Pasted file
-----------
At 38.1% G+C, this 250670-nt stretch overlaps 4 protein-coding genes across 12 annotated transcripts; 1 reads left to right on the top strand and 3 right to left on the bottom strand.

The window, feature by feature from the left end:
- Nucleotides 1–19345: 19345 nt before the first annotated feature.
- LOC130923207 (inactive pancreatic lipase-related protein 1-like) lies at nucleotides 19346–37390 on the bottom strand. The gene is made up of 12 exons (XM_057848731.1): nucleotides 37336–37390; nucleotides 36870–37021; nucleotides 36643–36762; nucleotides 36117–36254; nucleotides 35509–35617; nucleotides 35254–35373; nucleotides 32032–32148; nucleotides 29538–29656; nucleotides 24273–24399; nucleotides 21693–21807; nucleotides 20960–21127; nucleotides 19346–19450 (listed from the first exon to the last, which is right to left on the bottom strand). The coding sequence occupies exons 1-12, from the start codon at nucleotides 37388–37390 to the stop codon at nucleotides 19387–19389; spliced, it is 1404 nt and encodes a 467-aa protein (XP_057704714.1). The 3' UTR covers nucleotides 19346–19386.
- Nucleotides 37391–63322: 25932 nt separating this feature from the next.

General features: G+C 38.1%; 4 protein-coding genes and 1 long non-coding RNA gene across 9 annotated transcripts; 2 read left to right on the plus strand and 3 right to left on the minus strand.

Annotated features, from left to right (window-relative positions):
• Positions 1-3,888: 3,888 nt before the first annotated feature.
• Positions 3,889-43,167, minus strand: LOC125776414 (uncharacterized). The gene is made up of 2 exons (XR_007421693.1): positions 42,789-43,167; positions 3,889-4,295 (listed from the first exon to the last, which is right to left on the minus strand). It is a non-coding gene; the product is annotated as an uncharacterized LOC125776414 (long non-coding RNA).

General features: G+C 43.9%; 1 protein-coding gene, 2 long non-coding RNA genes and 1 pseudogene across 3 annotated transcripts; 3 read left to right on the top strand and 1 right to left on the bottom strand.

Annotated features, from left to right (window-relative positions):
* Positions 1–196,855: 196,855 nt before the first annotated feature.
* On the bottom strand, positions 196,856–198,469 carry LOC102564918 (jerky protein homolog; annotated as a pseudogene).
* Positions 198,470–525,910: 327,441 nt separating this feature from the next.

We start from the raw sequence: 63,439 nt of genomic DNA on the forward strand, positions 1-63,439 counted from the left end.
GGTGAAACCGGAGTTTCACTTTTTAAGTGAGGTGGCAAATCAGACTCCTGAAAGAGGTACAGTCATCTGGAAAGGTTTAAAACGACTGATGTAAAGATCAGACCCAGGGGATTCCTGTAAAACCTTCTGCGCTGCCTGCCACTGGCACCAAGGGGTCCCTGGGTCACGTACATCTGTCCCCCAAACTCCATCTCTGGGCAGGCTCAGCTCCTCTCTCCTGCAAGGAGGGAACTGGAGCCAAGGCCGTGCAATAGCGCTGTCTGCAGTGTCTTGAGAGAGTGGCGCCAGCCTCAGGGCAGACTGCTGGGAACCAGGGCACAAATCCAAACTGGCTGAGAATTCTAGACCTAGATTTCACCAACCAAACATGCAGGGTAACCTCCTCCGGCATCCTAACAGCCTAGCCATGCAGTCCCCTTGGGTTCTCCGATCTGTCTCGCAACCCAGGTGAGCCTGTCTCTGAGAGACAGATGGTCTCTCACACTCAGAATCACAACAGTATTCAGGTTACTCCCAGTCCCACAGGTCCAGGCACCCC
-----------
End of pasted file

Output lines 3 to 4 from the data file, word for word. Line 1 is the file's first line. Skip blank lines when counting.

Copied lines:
- Nucleotides 1–19345: 19345 nt before the first annotated feature.
- LOC130923207 (inactive pancreatic lipase-related protein 1-like) lies at nucleotides 19346–37390 on the bottom strand. The gene is made up of 12 exons (XM_057848731.1): nucleotides 37336–37390; nucleotides 36870–37021; nucleotides 36643–36762; nucleotides 36117–36254; nucleotides 35509–35617; nucleotides 35254–35373; nucleotides 32032–32148; nucleotides 29538–29656; nucleotides 24273–24399; nucleotides 21693–21807; nucleotides 20960–21127; nucleotides 19346–19450 (listed from the first exon to the last, which is right to left on the bottom strand). The coding sequence occupies exons 1-12, from the start codon at nucleotides 37388–37390 to the stop codon at nucleotides 19387–19389; spliced, it is 1404 nt and encodes a 467-aa protein (XP_057704714.1). The 3' UTR covers nucleotides 19346–19386.